Posted: 25 Mar. 2020 6 min. read

It’s all in the maths: a wage guarantee would be better

Covering lost wages, as Britain is doing, is not cheap but – compared with the cost of a deep recession – it’s worth it

What a topsy-turvy world we find ourselves in – everything seems the same one day, the next everything has changed. In just a few short weeks, we have shifted from a sluggish economy to one in which recession is not even up for debate, from the booming spectacle of women’s cricket to football with no crowds and now no games.

Our governments tell us that all is in hand one day, then Bondi Beach is shut the next. How did this come to pass? Why were things so normal and then not, seemingly overnight? The answer lies in the maths.

Australia had a sluggish economy before it got whacked with a global health crisis which, in turn, is now grinding our economy to a halt by fuelling fear and uncertainty. Underpinning the health crisis is a series of unknowns: the genetics of the virus, its transmission rates, its impacts across the population, or how this virus mutates.

Underpinning the economic crisis is confidence in freefall. Now the maths comes into play.

COVID-19 infection rates display exponential growth – where the growth rate is proportionate to the number of people affected. It’s why, after a slow start and a sense of being on top of things, the infection rate seems to now be visible and suddenly skyrocketing (doubling every three to four days).

The dynamics of exponential growth are driving us now. It’s time to go really hard on the health response. Social distancing works best early on when pandemic infection rates are low; that ship has nearly sailed and the clock is ticking.

And it’s time to go really hard on the economy – protect businesses, protect jobs, support incomes. The federal government’s latest package is a good step but more needs to be done, more quickly. Fundamentally, we need to shift from partial labour-cost subsidies to wage guarantees as whole businesses, industries and markets become unviable, simultaneously.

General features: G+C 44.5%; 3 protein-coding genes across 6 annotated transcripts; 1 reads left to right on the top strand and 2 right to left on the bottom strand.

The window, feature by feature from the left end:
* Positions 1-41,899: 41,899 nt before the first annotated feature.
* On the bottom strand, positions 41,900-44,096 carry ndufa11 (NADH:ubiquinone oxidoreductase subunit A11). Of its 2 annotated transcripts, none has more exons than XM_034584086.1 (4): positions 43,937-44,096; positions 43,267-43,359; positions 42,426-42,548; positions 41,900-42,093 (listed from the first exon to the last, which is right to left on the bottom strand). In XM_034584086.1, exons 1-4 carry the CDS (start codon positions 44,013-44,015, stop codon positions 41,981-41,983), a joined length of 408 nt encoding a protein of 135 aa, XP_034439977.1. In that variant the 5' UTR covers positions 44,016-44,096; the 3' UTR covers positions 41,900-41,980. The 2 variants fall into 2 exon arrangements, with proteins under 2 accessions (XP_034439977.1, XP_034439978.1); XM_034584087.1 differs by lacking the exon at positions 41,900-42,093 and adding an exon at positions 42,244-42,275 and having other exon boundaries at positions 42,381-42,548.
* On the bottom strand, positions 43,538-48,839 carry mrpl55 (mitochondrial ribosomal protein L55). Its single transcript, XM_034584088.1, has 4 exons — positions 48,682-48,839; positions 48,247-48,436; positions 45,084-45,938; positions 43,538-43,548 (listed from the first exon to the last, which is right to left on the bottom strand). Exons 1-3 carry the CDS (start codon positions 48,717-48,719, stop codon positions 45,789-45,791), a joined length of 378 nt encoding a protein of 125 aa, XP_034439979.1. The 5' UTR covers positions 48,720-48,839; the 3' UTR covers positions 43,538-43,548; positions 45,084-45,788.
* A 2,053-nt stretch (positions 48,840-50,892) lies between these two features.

Because we are not playing an incremental or marginal game any more. The consequences of a health crisis on our economy are growing at an exponential rate and far greater than our linear models forecast. A wage guarantee, coupled with fiscal measures to support business cashflows, spark some investment, address broken supply chains to get goods to market, and support those on existing income support, can be a powerful policy prescription even as we battle to flatten the curve.

The cost is not cheap but – in comparison with the cost of a deep recession – probably worth it.

Consider the cost of providing a wage guarantee to the most vulnerable sectors in our economy that are being impacted right now, as opposed to a partial labour-cost subsidy paid to only small and medium-sized business as announced by the government.

Some 3.3 million workers are at severe risk, including large proportions across the sectors of arts and recreation, air transport, accommodation, cafes and restaurants, wholesale and retail trade, manufacturing, construction, education and other services.

If we guaranteed those workers 80 per cent of average weekly earnings (a proxy for a living wage), the quarterly fiscal cost would come to about $43 billion or 8.6 per cent of our quarterly GDP. But the benefit is huge as it ensures these 3.3 million workers remain employed and ready to contribute as soon as demand for their services picks up again.

For these same workers, the British model would cost the budget about $29 billion for a quarter.

A wage guarantee provides certainty for employees, a much-needed confidence boost in our economy. It also starts us thinking about the nature of markets (big and small businesses) when we come out the other end.

You see, it’s all in the maths. A crisis with exponential growth characteristics needs a response equal to those dynamics. The longer we wait, the more you will have to do and your actions will be less effective.

A wage guarantee provides certainty for employees, a much-needed confidence boost in our economy. It also starts us thinking about the nature of markets (big and small businesses) when we come out the other end.

The choice is ours. The clock is ticking. It’s time to rebuild confidence and restore calm by taking strong action quickly – it will set us up well for our economy and our health on the other side. Dr Pradeep Philip is the head of Deloitte Access Economics and Kristian Kolding is its lead partner, macroeconomics.

First published in the Sydney Morning Herald,  Thursday 26th March 2020.

More about the author

Dr Pradeep Philip

Dr Pradeep Philip

Lead Partner, Deloitte Access Economics

Pradeep is the Lead Partner for Deloitte Access Economics. He has had a long and successful career in public policy, with deep expertise in economics and proven leadership experience. Pradeep has been a senior bureaucrat, working at the highest levels of public policy, across three jurisdictions in Australia. Pradeep’s experience includes: Director of Policy in the Prime Minister’s office, Secretary of the Department of Health and Human Services in Victoria, CEO of LaunchVic – a company established by the Victorian Government to promote start-ups and entrepreneurship – and Associate Director General of the Department of Premier and Cabinet in Queensland. He holds a PhD in Economics and Bachelor of Economics (Hons) from the University of Queensland.